Eir co-owner Iliad holds off on triggering option to take control

Iliad has had a right since the start of this year to increase its stake in Eir to almost 58%

French telecoms billionaire Xavier Niel’s Iliad Group has no immediate plans to exercise an option to take a controlling stake in Eir, according to a spokesman for the company.

Taking control of the company would increase the debt burden of the wider Iliad Group, which was listed in Paris before Mr Neil took it private in late 2021.

Iliad acquired a 31.6 per cent stake in Eir six years ago next month, while Mr Niel’s family office NJJ acquired a further 32.9 per cent stake as they shared the cost of a deal that valued Eir at €1 billion at the time.

Iliad has a so-called call option that entitles it to acquire 80 per cent of NJJ’s stake between this year and next at a price equating to a 12.5 per cent discount to Eir’s fair market value. It would increase the stake to almost 58 per cent.


Iliad valued the option at €90 million at the end of December, up from €37 million a year earlier. However, corporate financiers and accounting sources cautioned against using the balance sheet valuation of the option to extrapolate an equity value for Eir.

A spokesman for Iliad said that the company will not exercise the call option this year. “We will revisit the call in 2025,” he added.

Eir’s €2.69 billion of net debt at the end of last year equated to 4.4 times its earnings before interest, tax, depreciation and amortisation (Ebitda) for the full year. The holding company over Iliad has worked on lowering its debt burden over the past two years to 3.9 times from 4.6. Iliad would have to consolidate Eir’s debt in the event of taking a majority stake.

The hold-off on a decision on whether to trigger the Eir call option comes at a time when Iliad’s board has been frustrated by having seen two merger offers for Vodafone’s Italian unit rejected. The second, sweetened bid valued Vodafone Italia at €10.4 billion. It was turned down in late January when Vodafone accepted an €8 billion takeover offer from Swisscom, saying it was a simpler deal and was less likely to be held up by regulators.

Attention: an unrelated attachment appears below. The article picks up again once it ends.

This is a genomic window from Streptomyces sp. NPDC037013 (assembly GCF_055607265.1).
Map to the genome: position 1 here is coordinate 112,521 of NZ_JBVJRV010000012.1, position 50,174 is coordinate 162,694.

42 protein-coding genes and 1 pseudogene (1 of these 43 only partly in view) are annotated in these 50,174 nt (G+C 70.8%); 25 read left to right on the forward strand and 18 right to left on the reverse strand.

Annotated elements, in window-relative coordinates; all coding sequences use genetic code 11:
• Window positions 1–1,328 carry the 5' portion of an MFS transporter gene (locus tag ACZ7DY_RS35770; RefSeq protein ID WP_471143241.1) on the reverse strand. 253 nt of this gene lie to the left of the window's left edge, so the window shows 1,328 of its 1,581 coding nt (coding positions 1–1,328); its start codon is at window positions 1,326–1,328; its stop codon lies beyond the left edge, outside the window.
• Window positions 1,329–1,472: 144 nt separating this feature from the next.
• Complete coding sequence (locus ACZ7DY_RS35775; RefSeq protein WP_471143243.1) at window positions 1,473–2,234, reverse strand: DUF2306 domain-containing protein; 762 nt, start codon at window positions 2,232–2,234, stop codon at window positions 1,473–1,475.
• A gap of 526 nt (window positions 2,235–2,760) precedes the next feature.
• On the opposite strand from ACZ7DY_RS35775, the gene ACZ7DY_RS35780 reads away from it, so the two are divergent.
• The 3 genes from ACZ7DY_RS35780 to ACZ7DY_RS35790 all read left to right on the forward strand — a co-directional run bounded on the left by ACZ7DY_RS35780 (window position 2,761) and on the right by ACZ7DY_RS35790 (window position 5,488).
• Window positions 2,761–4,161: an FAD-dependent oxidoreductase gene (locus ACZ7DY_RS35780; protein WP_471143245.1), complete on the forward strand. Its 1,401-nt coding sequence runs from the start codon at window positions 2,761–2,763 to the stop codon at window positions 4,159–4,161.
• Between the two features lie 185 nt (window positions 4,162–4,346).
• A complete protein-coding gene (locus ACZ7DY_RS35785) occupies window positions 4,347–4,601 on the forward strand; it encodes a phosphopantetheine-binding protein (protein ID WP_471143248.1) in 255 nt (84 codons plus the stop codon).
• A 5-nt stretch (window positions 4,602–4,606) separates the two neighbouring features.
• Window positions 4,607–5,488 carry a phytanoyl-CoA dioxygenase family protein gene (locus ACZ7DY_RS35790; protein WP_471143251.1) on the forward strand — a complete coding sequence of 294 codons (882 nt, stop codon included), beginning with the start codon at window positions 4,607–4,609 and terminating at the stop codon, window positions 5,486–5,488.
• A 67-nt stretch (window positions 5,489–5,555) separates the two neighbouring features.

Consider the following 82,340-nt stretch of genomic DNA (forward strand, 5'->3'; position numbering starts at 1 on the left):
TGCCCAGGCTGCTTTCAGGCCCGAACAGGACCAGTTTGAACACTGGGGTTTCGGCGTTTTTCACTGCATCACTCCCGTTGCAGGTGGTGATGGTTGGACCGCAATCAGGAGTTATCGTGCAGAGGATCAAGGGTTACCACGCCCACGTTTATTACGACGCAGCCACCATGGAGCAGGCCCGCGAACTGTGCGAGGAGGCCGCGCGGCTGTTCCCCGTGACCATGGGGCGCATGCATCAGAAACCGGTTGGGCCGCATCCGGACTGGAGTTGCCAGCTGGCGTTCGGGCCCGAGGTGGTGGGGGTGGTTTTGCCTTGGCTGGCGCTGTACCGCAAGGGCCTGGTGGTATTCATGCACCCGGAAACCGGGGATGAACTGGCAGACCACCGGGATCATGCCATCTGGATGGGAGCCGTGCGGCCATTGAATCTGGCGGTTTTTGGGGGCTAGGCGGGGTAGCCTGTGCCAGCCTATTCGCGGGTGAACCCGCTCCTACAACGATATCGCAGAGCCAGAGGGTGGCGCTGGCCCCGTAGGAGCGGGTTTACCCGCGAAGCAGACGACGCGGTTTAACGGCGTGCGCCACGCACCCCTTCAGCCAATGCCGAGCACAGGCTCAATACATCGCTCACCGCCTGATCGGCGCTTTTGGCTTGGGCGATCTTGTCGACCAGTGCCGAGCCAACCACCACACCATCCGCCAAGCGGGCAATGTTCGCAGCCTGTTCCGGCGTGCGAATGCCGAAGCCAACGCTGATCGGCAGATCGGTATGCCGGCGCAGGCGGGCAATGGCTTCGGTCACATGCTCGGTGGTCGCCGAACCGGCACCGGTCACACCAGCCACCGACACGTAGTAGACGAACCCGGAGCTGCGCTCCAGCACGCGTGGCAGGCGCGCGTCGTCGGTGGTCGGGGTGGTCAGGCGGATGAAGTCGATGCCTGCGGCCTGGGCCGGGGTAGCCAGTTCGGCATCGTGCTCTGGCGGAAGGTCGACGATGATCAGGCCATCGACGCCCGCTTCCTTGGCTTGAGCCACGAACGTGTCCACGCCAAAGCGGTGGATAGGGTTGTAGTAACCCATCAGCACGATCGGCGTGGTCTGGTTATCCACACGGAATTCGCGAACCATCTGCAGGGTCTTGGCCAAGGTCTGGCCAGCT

Eir reported earlier this month that its revenue rose 4 per cent last year, nearing €1.3 billion as broadband and postpay mobile customers grew. However, Ebitda fell 3 per cent to €591 million as costs rose 3 per cent to €399 million. The increase in costs was more marked in the final quarter, rising 8 per cent as non-pay costs including accommodation increased.

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Its fibre broadband customer base rose 3 per cent to 869,000, with its postpay customer base rising 12 per cent year on year to more than 1.1 million. In total, Eir has more than 1.4 million mobile customers, an 8 per cent increase, with 77 per cent of those paying subscriptions each month and the remainder on prepay.

Eir has distributed almost €2 billion to shareholders since Mr Neil’s two companies, NJJ and Iliad, acquired 64.5 per cent of the group in April 2018.

The remainder of Eir is owned by US hedge funds Anchorage and Davidson Kempner, which sold part of their existing holdings as Mr Niel’s NJJ investment vehicle and his Iliad telecoms business took the controlling stake.

Eir paid €237 million in dividends to the three investors last year, following €800 million of distributions in 2022.

Debt ratings agency Moody’s said last month it expects Eir to scale back annual dividends to between €100 million and €150 million for this year and next.

That will equate to all of the free cash flow — the money left over after running costs and investment — that the company will generate over the period. Still, it is expected that its free cash flow will rise thereafter as Eir comes to the end of its big fibre roll-out programme.

Joe Brennan

Joe Brennan

Joe Brennan is Markets Correspondent of The Irish Times